[extropy-chat] Must We Absolutely Rely Upon Certain Words?

Lee Corbin lcorbin at rawbw.com
Sun Dec 10 17:20:42 UTC 2006

BillK writes

>> > 'Define your terms' is always a good idea when confusion arises.
>> No, it is an utterly terrible idea.  If you've been using a word for many years
>> to mean a certain thing, just how long do you expect to remember that person
>> X means Y by the word?   It *never* helps to define words, except perhaps
>> as a follow-up explanation for what sounded like nonsense to someone.
> We are not allowed to have our own personal meanings for words.

Well, I'm sorry---but that's the reality.  Yes, people *should* abide
by a common definition, but the simple fact is that they do not.
And even when they do, the nuances can never be expected to line
up perfectly.  You simply have to be fast and maybe even loose with
words; it's the meaning that's to be conveyed after all and which is

> 'Define your terms' doesn't mean that everyone gets to make up their
> own definition.
> It means that everyone has to be able to find their favorite meaning
> in some recognised language reference book that describes the usage of
> language.

This is impractical.  There are far too many words, and far too
little time. We simply cannot afford to be hung up on any particular
word, ever.  The nearest to that (which is feasible indeed) is to allow
a word to help bring to mind notions that we can focus on.  But we
must abhor dependence on any particular word for the reasons given.

> If your usage is not recognised, then you should stop using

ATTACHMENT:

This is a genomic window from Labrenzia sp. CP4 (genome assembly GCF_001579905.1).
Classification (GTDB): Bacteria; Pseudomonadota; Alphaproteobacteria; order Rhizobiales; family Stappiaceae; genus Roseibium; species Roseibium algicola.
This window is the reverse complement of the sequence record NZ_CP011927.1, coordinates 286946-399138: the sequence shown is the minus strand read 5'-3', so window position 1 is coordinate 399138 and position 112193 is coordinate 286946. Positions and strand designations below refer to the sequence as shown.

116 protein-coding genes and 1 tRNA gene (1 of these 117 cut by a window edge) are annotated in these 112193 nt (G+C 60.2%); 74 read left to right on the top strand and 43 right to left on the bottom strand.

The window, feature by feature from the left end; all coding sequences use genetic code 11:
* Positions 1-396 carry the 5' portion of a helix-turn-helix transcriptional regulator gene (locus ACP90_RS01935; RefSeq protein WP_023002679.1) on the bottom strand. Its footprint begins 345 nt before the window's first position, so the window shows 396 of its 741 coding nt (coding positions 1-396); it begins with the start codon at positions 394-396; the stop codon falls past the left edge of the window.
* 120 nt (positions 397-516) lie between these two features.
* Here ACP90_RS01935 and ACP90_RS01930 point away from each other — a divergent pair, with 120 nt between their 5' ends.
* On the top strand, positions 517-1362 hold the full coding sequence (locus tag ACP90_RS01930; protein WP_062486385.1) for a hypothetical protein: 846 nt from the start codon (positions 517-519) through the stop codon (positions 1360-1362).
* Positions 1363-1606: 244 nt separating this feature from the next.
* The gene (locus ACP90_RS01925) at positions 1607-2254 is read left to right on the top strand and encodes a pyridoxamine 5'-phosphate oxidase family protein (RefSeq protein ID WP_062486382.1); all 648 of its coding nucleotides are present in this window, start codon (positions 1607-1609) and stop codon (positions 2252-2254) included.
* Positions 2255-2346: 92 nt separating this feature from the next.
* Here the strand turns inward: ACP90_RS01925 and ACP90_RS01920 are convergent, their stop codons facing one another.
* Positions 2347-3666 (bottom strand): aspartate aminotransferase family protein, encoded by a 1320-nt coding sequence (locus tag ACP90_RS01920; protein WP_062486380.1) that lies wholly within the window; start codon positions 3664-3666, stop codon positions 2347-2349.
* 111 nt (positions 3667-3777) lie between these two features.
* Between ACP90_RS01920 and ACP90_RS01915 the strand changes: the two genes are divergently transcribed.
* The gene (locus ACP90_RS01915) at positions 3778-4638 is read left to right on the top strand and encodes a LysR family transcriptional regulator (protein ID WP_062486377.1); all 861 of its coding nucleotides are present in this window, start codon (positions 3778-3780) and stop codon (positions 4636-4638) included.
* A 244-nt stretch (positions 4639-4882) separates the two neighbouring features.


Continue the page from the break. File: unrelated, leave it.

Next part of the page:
> the word with your unique meaning because you will just cause
> confusion for everyone else.

Very nice in principle, but listen---people won't even take 15 seconds
to change a subject line.  And NOW you're asking them to single
themselves out and unilaterally restrict their vocabulary, and bow down
to other people's usage without complaint? Ain't going to happen!

> The wikipedia article admits that common usage leads to much confusion
> in the use of 'rational'. They say that 'rational' is generally used
> for intelligent goal-seeking behaviour (i.e. non-random behaviour).
> But admit that values must judge whether the goal is rational or not.
> So you can have rational behaviour seeking to achieve non-rational
> goals (and vice-versa).

It depends on context, and usage, and a host of factors.  People simply
are *not* going to comply with your commendable advice. 

As a *practical* matter, why don't you simply stop---in a particular
discussion with particular people---using a term if it's clearly causing
trouble?  Why are you married to any particular word?  Are you not
perfectly capable of rephrasing?


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